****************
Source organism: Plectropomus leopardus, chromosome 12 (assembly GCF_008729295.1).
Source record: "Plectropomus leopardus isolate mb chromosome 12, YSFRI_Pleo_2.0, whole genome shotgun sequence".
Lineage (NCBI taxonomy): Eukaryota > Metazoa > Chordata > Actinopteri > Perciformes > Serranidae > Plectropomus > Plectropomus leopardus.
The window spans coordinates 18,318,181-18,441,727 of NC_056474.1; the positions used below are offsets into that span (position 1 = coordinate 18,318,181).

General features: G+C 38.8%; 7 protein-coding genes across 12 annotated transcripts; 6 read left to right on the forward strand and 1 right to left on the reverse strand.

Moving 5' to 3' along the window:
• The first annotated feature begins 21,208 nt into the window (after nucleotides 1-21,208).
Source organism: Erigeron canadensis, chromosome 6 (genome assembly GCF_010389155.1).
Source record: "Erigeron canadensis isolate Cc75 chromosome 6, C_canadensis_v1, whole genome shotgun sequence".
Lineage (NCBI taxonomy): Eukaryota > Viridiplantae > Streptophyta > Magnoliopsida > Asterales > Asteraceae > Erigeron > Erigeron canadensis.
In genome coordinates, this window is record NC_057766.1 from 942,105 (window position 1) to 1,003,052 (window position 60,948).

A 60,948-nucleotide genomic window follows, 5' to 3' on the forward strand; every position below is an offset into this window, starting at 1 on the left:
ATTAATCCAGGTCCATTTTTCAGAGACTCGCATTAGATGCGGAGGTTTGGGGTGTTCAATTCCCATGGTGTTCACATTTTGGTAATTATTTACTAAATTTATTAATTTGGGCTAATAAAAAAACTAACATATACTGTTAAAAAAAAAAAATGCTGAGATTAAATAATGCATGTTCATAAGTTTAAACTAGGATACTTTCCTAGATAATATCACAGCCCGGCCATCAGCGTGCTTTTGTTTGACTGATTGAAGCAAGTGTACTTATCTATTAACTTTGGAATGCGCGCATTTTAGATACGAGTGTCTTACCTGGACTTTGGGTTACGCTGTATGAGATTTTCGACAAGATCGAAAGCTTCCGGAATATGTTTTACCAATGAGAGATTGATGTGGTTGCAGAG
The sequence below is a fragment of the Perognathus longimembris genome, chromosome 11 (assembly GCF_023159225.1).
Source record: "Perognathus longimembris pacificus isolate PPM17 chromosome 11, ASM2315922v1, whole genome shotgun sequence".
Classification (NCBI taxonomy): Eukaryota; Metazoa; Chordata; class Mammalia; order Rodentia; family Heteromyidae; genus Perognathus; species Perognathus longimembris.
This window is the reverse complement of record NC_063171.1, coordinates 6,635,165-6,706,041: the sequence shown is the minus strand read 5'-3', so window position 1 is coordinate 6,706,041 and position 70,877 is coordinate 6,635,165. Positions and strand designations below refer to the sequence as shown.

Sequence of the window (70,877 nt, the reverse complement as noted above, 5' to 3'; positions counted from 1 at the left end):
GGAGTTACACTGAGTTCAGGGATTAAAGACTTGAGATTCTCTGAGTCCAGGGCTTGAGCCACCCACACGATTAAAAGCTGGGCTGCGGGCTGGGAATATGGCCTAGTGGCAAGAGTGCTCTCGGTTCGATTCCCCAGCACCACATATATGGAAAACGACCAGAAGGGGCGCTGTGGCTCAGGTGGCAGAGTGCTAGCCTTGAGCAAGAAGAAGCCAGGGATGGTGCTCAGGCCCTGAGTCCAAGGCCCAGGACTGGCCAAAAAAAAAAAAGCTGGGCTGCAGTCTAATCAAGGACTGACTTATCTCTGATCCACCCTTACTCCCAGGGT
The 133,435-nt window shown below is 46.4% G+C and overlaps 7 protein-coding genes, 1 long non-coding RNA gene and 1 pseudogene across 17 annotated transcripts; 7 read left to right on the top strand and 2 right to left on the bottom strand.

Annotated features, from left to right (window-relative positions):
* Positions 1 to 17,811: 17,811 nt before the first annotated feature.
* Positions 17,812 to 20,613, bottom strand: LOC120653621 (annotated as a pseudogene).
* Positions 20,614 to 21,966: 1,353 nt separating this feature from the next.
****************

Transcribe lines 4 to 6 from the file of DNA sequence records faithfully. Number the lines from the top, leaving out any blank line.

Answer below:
The window spans coordinates 18,318,181-18,441,727 of NC_056474.1; the positions used below are offsets into that span (position 1 = coordinate 18,318,181).

General features: G+C 38.8%; 7 protein-coding genes across 12 annotated transcripts; 6 read left to right on the forward strand and 1 right to left on the reverse strand.

Moving 5' to 3' along the window: